If you’re lucky enough to live near a Costco liquidation salvage store, you may even be able to get bulk groceries for less (but we sure to look at the expiration dates).

4. Embrace Home Cooking

Cooking at home gives you full control over what goes into your food, allowing you to make healthier choices while also being kinder to your wallet. Preparing meals in batches can save time and ensure you always have clean eating options on hand, reducing the temptation to order takeout.

5. Grow Your Own

Even if you don’t have a garden, many herbs and some vegetables can be grown in small spaces or containers. This not only cuts costs but also guarantees a fresh supply of organic produce right at your doorstep. Request free seed catalogs here

Clean Eating FAQs

Here are some frequently asked questions about clean eating and clean food. 

Can you lose weight by clean eating?

Yes, clean eating can lead to weight loss by prioritizing whole, unprocessed foods, which reduces calorie intake and increases nutrient density. This approach, coupled with mindful eating, can create a calorie deficit necessary for weight loss, though individual results may vary.

What is the 14 day clean eating challenge?

The 14-Day Clean Eating Challenge is a short-term program aimed at improving eating habits by focusing on whole, unprocessed foods and eliminating added sugars and processed items. It encourages cooking at home, meal planning, and mindful eating with the goal of promoting healthier living habits and potentially initiating weight loss.

Are eggs clean eating?

Yes, eggs (and some egg substitutes) are considered part of a clean eating diet. They are a natural, whole food that provides a high-quality source of protein, along with essential nutrients like vitamins D, B12, selenium, and choline. Eating eggs in their most natural state, meaning boiled, poached, or scrambled without excessive oil or butter, aligns with the principles of clean eating, which emphasizes minimally processed foods.

Can you eat pasta on clean eating?

Yes, you can include pasta in a clean eating diet, but the type of pasta and what you serve it with matters. Opt for whole grain, whole wheat, or pasta made from alternative grains like quinoa, chickpeas, or lentils, which are less processed and contain more fiber and nutrients than traditional white pasta. Serve it with plenty of vegetables, lean proteins, and a sauce made from whole ingredients to keep your meal aligned with clean eating principles. Avoid heavily processed sauces and toppings that contain added sugars, preservatives, or unhealthy fats.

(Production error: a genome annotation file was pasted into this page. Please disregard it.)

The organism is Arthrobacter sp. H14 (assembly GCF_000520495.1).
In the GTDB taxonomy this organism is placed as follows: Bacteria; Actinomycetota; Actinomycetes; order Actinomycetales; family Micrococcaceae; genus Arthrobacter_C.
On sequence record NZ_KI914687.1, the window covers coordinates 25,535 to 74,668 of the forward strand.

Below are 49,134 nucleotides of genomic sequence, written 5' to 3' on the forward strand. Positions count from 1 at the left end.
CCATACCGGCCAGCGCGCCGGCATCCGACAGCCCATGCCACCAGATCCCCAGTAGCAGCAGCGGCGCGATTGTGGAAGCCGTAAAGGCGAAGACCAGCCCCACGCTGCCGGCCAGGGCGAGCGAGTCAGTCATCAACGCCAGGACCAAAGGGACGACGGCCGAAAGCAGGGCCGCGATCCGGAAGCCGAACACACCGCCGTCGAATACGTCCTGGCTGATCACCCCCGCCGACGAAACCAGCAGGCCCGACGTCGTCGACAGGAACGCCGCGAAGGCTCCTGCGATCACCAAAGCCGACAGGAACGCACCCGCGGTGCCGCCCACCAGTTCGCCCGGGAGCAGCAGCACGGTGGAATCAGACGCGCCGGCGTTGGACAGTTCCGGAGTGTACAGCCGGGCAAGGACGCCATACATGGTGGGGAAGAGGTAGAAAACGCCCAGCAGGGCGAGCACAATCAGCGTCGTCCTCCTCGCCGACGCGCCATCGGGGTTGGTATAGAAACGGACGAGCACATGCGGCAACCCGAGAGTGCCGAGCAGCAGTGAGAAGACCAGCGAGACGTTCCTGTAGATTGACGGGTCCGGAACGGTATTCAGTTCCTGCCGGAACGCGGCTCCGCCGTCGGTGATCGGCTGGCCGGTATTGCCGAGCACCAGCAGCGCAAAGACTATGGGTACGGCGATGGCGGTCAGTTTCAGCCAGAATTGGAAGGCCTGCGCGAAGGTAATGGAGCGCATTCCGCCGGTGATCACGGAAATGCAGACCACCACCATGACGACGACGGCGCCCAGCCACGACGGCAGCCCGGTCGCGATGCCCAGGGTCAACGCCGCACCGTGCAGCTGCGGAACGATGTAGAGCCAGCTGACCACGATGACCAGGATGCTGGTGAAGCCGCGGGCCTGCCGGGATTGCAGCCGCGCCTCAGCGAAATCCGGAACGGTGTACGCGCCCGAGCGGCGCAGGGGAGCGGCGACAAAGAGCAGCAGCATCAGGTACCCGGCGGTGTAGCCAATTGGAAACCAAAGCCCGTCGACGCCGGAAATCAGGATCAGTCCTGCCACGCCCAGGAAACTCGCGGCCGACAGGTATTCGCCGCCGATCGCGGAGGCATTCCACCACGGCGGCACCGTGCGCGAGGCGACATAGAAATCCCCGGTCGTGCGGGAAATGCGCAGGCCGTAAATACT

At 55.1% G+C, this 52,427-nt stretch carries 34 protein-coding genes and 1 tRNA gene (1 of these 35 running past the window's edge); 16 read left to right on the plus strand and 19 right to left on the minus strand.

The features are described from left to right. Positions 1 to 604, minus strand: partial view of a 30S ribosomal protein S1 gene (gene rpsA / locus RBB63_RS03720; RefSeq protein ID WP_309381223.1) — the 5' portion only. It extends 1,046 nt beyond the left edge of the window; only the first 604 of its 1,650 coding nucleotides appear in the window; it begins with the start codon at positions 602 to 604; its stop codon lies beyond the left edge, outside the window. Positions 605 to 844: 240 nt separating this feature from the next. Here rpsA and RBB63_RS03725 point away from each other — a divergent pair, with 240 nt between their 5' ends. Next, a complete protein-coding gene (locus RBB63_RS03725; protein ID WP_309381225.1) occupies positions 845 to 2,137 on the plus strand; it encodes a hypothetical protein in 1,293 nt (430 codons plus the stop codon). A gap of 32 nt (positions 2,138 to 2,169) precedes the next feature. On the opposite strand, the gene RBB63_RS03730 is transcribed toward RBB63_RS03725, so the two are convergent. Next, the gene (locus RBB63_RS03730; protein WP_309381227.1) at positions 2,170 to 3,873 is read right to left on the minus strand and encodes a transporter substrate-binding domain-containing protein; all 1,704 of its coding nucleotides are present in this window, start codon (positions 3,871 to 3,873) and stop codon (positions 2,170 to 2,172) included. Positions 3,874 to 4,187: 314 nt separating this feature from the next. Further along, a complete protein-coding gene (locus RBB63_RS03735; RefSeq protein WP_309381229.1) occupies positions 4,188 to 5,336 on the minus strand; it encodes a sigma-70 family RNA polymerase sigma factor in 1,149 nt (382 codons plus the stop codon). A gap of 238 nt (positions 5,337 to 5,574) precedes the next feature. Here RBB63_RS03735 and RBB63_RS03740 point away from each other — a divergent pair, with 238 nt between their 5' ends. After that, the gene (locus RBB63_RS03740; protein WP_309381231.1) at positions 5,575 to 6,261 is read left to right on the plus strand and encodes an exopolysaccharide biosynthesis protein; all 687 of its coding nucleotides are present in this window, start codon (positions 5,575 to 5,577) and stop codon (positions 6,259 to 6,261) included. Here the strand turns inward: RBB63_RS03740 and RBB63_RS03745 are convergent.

Can you eat potatoes on clean eating?

Yes, potatoes are considered part of a clean eating diet. They are a whole, natural food rich in nutrients like vitamin C, potassium, and fiber, especially when eaten with their skin. Opting for baking, boiling, or roasting rather than deep-frying aligns better with clean eating principles, emphasizing minimal processing and healthy preparation methods.

Are protein bars clean eating?

Protein bars can be considered clean eating if they contain whole, minimally processed ingredients and are low in added sugars and unhealthy fats. It’s important to read labels carefully to choose options that align with clean eating principles. You can find clean eating protein bars on Amazon

Is cheese a clean food?

Cheese, one of the original food slang words for money,  can be considered a part of a clean eating diet if it is natural and minimally processed. Opt for cheeses that are closer to their natural state, such as fresh mozzarella, feta, cottage cheese, or aged varieties like Parmesan, avoiding highly processed cheese products that contain artificial ingredients or preservatives. The key is moderation and choosing quality over quantity to align with the principles of clean eating.

The Bigger Picture

Investing in clean eating is an investment in your health. By reducing the consumption of processed foods and increasing your intake of whole foods, you’re likely to experience improved health outcomes, which can translate into lower healthcare costs in the long run. Moreover, the principles of clean eating encourage a more mindful approach to consumption, which can extend to making more thoughtful financial decisions in other areas of life.

In conclusion, clean eating and financial health are not mutually exclusive. With some planning, knowledge, and creativity, it’s entirely possible to enjoy a diet that’s both nutritionally rich and economically sensible. This approach not only benefits your wallet and your wellbeing but also contributes to a more sustainable and ethical food system.